- Smooth and refined sound
- Superb build
- Useful, real world features
- Not always able to create a perfect seal
- Slightly overcooked bass
- Carry bag not as protective as some rivals
What is the Aedle ODS-1?
Those of you with good memories will know that we have looked at another Aedle product in the past. The VK-1 headphone didn’t necessarily deliver a lethal blow to the challenging pack in terms of its sonic performance but the build, use of materials and general attention to detail that went into them were worthy of note. After a period of relative quiet – the company has focussed on some upgrades and add ons to the VK-1 – they have now launched the ODS-1.
Design & Specs
The ODS-1 is a structured in-ear design that is built around a single dynamic driver per enclosure mated with a single armature for high frequency work. The thinking is logical enough. Armature drivers offer outstanding sensitivity and effortless reproduction of high frequencies but their bass response is dependent on a decent seal in the ear. Conversely, dynamic drivers offer considerably more low end extension but do their best work unencumbered by the need to be full range. Aedle has placed these two drivers in an enclosure that sits in the pinna of the ear and outputs via single port.
The use of aircraft industry grade aluminium is something of a speciality of the company and the ODS-1 is a beautifully engineered piece of equipment. The finish on the housings is exquisite and the leather trimmings on the earmount is probably gratuitous but looks and feels lovely. Earphones are not generally devices that manage to feel special, even the most expensive ones we’ve looked at don’t generally ‘do’ much more physically than affordable models but the Aedle does have a feel to it that makes it a luxury item.
The ODS-1 might be a fractionally more affordable design here but still comes with some useful equipment. It has a remote control and mic built into the cord and this makes for a more real world friendly device but, on the flipside, the carry bag is nice but not as protective as a proper case.
The Aedle is also a good fit although I find myself periodically tapping the enclosure with a fingertip to ensure that they stay seated. The clip around the ear is a snug fit when you put them on but they otherwise feel comfortable and work well. The Aedle sits in the middle ground for sensitivity, they are easy enough to drive and can be used with a phone but do undoubtedly benefit from the extra power of the external DACs.
Sonically, the ODS-1 is refined and well-balanced. It sounds even and consistent across the frequency response and manages to avoid sounding harsh or aggressive while not sounding dull or over warm. There is also a tonal sweetness to the Aedle that makes it extremely easy to listen to for extended periods. The way it reproduces the Tidal Master of Sturgill Simpson’s In Bloom has a lightness of touch that is hard not to like. This sweetness doesn’t seem to affect the tonality either. Simpson’s vocals sound rich and weighty and the supporting instruments sound correct as well.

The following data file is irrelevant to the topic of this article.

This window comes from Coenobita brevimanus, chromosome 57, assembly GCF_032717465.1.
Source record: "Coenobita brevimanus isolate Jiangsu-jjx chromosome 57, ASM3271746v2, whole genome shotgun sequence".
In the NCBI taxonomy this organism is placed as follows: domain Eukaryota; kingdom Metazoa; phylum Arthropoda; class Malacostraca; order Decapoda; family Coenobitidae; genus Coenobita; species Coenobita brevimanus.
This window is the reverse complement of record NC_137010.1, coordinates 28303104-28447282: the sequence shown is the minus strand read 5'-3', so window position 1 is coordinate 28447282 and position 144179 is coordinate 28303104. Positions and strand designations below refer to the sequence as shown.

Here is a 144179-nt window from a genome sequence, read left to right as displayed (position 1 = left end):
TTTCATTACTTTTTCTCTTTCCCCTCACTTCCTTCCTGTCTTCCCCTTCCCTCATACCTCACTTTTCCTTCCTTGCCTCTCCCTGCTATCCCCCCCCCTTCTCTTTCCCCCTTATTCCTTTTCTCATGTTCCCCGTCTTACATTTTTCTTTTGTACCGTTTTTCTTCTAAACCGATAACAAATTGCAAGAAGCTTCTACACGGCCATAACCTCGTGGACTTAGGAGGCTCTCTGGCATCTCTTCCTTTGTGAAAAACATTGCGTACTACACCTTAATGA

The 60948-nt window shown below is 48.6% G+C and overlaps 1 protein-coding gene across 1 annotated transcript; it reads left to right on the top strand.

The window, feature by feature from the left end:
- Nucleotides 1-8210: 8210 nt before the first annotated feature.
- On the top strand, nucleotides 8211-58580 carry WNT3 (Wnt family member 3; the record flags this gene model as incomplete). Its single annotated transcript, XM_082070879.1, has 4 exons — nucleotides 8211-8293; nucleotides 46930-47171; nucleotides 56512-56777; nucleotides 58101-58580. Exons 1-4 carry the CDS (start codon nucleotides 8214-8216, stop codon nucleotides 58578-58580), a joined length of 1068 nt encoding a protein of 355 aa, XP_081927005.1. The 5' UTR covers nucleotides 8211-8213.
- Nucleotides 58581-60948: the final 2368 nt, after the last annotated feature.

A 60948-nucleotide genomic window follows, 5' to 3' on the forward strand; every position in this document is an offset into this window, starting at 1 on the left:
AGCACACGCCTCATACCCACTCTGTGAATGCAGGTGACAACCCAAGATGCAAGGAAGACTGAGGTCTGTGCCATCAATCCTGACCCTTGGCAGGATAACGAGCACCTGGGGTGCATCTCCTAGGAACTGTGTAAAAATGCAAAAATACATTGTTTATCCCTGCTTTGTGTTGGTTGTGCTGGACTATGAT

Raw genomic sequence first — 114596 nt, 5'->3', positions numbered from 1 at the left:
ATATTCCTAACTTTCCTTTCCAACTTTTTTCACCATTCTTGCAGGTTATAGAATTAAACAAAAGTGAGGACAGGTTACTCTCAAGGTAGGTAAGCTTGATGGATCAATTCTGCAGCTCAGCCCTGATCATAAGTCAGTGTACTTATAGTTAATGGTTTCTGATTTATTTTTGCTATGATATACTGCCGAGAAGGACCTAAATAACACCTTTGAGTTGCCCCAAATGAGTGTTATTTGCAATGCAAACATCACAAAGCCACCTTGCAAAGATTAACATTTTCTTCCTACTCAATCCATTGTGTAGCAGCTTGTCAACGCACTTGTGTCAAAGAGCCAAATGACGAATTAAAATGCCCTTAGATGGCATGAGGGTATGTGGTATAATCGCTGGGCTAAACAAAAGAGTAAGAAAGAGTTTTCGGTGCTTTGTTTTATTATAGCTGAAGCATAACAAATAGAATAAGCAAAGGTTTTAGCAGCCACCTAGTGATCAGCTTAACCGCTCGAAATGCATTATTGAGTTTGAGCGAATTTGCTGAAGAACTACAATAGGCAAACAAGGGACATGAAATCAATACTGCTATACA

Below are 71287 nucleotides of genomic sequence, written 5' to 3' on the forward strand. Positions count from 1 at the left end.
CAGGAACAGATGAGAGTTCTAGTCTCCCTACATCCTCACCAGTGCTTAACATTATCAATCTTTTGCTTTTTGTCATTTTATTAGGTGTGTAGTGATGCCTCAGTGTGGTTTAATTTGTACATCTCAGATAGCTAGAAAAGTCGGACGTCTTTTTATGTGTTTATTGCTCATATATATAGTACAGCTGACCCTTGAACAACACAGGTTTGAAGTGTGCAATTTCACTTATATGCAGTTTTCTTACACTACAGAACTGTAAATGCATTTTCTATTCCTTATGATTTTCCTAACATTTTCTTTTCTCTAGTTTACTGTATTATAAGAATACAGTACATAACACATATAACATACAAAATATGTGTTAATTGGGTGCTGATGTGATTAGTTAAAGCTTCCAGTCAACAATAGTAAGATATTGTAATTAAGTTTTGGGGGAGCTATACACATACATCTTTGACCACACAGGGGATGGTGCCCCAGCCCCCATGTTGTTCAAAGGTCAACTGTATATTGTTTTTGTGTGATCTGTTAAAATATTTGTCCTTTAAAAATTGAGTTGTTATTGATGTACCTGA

Where the Aedle is fractionally less assured is the sense of space that it generates. There is always a good reproduction of the soundstage that the music has to it but there isn’t the effortless vista of sound with the Boom Boom satellites On a Painted Desert that some other models can manage. There is plenty of energy to the performance with upbeat music though and no shortage of bass energy, although this can be fractionally overblown at times and the Aedle does it best work with the Pioneer XDP100R which has the ability to tune the output to better work with the headphones or earphones you have chosen.
This beefy low end does give the ODS-1 a hand when used on the move in noisy environments. Its ability to keep the outside world at bay is consistently good and it also means that you don’t need to drive them to high levels to be completely free of external noise. They are also usefully forgiving of less than perfectly recorded material although the slight counter to this is that very high quality recordings don’t always see the leap in quality that they should.
Summarising the Aedle ODS-1 requires you to perform a similar mental exercise to that which was required with the original VK-1 headphone. This is a gorgeous object to hold, to look at and to interact with and for many people that will be enough. Thankfully, it has some more tangible attributes too. It’s extremely easy to listen to and use on a day-to-day basis and if you want an earphone that demands little of the user while delivering a great deal, you should check them out. For some, other models might have a little more to offer though.